It describes the miracolous way in which people change from important positions in politics to others in the private sector or vice versa. At worst, they might even be involved in both areas at the same time.
Now, why is that a problem? The revolving door describes especially cases where regulation is involved. Wikipedia explains: “the revolving door is the movement of personnel between roles as legislators and regulators and the industries affected by the legislation and regulation”. Obviously, this means either serious conflicts of interests or simply manipulation.
The Corporate Europe Observatory has realized that this problem is serious and put up a Revolving Door Watch in Brussels. They write: “Brussels is home to one of the highest concentrations of political power in the world and the revolving door is one of the most important ways in which lobbyists can influence the political agenda in Brussels. When senior European decision-makers leave office and go straight into lobby jobs, or when lobbyists join the EU institutions, the risk of significant conflicts of interest is great, undermining democratic, public-interest decision-making.”
The Corporate Europe Observatory believes that the EU is not transpartent on this issue and that is why they publish on their page a list of people who have gone through the revolving door and are now on the other side of the fight on regulations.There you will find for example Suzy Renckens who worked for the European Food Safety Authority as the Head of GMO unit for 5 years before changing to her new employer Syngenta as Regional Manager for Biotechnology Regulatory Affairs – what a coincidence, right? There is also Thomas Lönngren who “was Executive Director of the European Medicines Agency until December 2010. In January 2011, he set up his own consultancy and joined NDA group, which specialises in advising the pharmaceutical industry.” The list is long, check it out here.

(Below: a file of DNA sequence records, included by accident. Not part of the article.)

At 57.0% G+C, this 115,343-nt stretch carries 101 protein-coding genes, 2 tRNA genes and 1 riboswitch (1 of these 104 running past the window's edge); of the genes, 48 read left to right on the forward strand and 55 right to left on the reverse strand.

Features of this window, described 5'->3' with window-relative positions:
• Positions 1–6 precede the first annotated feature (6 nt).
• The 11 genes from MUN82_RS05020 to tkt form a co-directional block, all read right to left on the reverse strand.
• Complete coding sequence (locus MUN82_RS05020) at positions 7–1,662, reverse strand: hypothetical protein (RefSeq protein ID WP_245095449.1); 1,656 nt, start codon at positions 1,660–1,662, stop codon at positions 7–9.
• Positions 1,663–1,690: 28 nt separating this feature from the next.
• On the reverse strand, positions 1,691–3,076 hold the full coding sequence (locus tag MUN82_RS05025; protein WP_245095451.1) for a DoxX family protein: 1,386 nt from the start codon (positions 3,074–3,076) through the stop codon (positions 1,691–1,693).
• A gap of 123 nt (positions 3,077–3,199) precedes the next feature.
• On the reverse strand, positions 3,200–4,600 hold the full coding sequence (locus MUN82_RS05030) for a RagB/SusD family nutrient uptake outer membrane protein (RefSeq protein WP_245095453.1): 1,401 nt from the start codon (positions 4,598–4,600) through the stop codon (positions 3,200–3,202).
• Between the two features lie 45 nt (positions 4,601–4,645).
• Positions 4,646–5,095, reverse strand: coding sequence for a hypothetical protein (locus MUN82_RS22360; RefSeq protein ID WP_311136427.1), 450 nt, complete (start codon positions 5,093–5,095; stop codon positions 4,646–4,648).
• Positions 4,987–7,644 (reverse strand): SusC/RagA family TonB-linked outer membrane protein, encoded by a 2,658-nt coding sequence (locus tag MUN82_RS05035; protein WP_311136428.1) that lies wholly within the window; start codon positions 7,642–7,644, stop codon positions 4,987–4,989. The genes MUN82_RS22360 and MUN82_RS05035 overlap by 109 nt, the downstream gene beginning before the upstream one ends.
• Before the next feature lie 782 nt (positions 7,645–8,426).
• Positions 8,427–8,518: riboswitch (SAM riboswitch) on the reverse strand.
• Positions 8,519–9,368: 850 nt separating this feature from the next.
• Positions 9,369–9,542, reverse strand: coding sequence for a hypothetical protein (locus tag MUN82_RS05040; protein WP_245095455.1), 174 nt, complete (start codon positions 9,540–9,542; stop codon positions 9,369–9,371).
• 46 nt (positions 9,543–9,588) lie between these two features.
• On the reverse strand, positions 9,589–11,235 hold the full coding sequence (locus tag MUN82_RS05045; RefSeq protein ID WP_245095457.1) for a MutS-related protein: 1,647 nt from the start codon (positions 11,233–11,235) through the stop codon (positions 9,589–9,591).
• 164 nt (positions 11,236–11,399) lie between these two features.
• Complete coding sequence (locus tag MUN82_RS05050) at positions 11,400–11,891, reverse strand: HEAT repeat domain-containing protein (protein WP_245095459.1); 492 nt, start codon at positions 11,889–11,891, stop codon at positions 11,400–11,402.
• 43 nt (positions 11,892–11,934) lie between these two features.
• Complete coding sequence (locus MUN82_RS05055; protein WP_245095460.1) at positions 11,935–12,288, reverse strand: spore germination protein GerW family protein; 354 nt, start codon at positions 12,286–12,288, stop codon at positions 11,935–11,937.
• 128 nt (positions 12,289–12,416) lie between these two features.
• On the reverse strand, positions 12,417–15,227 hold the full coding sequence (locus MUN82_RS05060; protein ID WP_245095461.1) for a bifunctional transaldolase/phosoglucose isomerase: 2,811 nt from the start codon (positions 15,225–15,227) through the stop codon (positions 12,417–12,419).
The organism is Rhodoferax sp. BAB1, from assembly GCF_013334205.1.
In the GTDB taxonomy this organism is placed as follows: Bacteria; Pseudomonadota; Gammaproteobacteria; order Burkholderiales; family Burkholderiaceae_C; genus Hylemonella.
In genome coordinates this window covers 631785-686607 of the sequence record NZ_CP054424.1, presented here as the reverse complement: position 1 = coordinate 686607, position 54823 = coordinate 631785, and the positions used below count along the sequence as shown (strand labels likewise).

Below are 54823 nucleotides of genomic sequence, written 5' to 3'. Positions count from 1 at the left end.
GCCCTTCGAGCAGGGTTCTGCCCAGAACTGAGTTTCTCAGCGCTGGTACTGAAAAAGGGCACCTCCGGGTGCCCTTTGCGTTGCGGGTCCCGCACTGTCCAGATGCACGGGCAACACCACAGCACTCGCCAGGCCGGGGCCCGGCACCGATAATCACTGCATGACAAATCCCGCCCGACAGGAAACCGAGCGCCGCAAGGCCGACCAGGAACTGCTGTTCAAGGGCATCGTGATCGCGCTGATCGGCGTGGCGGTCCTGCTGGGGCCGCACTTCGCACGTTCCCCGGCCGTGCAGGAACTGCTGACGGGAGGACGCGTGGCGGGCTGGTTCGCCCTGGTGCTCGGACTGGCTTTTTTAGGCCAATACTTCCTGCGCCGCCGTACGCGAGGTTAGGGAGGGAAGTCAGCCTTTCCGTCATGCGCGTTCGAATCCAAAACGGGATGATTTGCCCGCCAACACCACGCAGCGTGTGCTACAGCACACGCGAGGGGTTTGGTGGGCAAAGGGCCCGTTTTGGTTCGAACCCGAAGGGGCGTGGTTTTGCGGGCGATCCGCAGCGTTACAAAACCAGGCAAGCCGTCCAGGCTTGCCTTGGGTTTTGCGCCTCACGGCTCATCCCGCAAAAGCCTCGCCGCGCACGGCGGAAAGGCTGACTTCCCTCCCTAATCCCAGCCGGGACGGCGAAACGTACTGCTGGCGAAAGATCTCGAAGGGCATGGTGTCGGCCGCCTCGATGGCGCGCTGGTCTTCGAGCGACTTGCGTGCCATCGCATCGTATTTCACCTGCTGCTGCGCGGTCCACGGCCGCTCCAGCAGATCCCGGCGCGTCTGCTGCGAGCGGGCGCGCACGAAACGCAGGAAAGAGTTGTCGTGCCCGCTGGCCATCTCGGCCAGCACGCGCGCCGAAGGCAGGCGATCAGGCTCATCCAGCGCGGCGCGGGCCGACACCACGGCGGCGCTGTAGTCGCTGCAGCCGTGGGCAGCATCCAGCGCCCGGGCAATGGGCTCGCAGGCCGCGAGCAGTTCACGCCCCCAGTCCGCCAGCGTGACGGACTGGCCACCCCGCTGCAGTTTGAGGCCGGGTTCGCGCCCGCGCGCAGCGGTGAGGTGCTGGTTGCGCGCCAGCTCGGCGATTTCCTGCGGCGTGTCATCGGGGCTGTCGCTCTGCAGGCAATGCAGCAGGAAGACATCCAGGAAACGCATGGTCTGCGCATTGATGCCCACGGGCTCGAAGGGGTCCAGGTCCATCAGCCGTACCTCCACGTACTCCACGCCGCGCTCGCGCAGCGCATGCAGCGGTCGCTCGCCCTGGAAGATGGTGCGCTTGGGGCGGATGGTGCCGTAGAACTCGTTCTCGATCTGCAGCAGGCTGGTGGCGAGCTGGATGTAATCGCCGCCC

In collaboration with ALTER-EU the CEO asks for:
- A ban of at least two years for all EU staff from becoming lobbyists
- New rules to regulate lobbyists who join EU institutions
- Full transparency about all revolving door cases
You can join the campaign for transparency and control of revolving doors on the ALTER-EU page. However, the revolving door is far from being a problem only in Europe. The Center for Responsive Politics in Washington writes: “Although the influence powerhouses that line Washington’s K Street are just a few miles from the U.S. Capitol building, the most direct path between the two doesn’t necessarily involve public transportation. Instead, it’s through a door—a revolving door that shuffles former federal employees into jobs as lobbyists, consultants and strategists just as the door pulls former hired guns into government careers.” Read more on this problem in the US on their page.